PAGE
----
Things I Wished More Developers Knew About Databases

  1. You are lucky if 99.999% of the time network is not a problem.
  2. ACID has many meanings.
  3. Each database has different consistency and isolation capabilities.
  4. Optimistic locking is an option when you can’t hold a lock.
  5. There are anomalies other than dirty reads and data loss.
  6. My database and I don’t always agree on ordering.
  7. Application-level sharding can live outside the application.
  8. AUTOINCREMENT’ing can be harmful.
  9. Stale data can be useful and lock-free.
  10. Clock skews happen between any clock sources.
  11. Latency has many meanings.
  12. Evaluate performance requirements per transaction.
  13. Nested transactions can be harmful.
  14. Transactions shouldn’t maintain application state.
  15. Query planners can tell a lot about databases.
  16. Online migrations are complex but possible.
  17. Significant database growth introduces unpredictability.

You are lucky if 99.999% of the time network is not a problem.

ACID has many meanings.

An illustration of data loss if MongoDB crashes before it writes to the physical disk.

Each database has different consistency and isolation capabilities.

An overview of the existing concurrency models and the relationships between them.
  • Serializable (most strict, expensive): A serializable execution produces the same effect as some serial execution of those transactions. A serial execution is one in which each transaction executes to completion before the next transaction begins. One note about Serializable level is that it is often implemented as “snapshot isolation” (e.g. Oracle) due to differences in interpretation and “snapshot isolation” is not represented in the SQL standard.
  • Repeatable reads: Uncommitted reads in the current transaction are visible to the current transaction but changes made by other transactions (such as newly inserted rows) won’t be visible.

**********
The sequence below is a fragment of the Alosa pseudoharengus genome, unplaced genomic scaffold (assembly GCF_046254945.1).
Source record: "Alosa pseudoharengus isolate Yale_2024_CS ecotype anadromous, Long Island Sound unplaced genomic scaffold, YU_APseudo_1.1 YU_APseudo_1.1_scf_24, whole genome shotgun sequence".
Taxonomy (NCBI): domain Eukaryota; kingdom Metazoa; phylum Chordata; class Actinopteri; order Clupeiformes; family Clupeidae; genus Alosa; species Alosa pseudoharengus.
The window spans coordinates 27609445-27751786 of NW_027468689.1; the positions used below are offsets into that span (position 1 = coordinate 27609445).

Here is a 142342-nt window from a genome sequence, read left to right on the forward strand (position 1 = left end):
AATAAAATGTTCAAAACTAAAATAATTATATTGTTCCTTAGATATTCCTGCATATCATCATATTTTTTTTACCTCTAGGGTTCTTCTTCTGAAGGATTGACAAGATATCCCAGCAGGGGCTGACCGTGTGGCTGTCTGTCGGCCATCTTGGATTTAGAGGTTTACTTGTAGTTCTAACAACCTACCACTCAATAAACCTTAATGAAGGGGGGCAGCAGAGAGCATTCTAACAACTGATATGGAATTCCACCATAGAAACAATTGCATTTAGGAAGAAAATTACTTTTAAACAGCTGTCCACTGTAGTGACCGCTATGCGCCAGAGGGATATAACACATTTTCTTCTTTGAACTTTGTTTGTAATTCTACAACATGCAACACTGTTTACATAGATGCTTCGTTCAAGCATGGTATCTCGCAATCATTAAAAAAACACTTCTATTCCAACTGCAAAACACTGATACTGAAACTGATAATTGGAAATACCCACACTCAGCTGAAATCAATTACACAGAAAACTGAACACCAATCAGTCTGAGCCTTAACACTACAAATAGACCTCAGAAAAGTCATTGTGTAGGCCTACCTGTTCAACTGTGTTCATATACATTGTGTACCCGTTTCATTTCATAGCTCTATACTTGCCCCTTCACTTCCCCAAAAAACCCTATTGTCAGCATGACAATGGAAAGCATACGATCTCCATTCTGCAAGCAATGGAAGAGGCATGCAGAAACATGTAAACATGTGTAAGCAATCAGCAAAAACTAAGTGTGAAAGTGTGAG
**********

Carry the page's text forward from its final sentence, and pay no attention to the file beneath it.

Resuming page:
• Read committed: Uncommitted reads are not visible to the transactions. Only committed writes are visible but the phantom reads may happen. If another transaction inserts and commits new rows, the current transaction can see them when querying.
  • Read uncommitted (least strict, cheap): Dirty reads are allowed, transactions can see not-yet-committed changes made by other transactions. In practice, this level could be useful to return approximate aggregates, such as COUNT(*) queries on a table.
An overview of concurrency anomalies at different isolation levels per database.

Optimistic locking is an option when you can’t hold a lock.

UPDATE products
SET name = 'Telegraph receiver', version = 2
WHERE id = 1 AND version = 1

There are anomalies other than dirty reads and data loss.

BEGIN tx1;                      BEGIN tx2;SELECT COUNT(*) 
FROM operators
WHERE oncall = true;
0 SELECT COUNT(*)
FROM operators
WHERE oncall = TRUE;
0
UPDATE operators UPDATE operators
SET oncall = TRUE SET oncall = TRUE
WHERE userId = 4; WHERE userId = 2;
COMMIT tx1; COMMIT tx2;

My database and I don’t always agree on ordering.

result1 = T1() // results are actually promises
result2 = T2()

Application-level sharding can live outside the application.

An example architecture where application servers are decoupled from the sharding service..

AUTOINCREMENT’ing can be harmful.

  • In distributed database systems, auto-incrementing is a hard problem. A global lock would be needed to be able to generate an ID. If you can generate a UUID instead, it would not require any collaboration between database nodes. Auto-incrementing with locks may introduce contention and may significantly downgrade the performance for insertions in distributed situations. Some databases like MySQL may require specific configuration and more attention to get things right in master-master replication. The configuration is easy to mess up and can lead to write outages.
  • Some databases have partitioning algorithms based on primary keys. Sequential IDs may cause unpredictable hotspots and may overwhelm some partitions while others stay idle.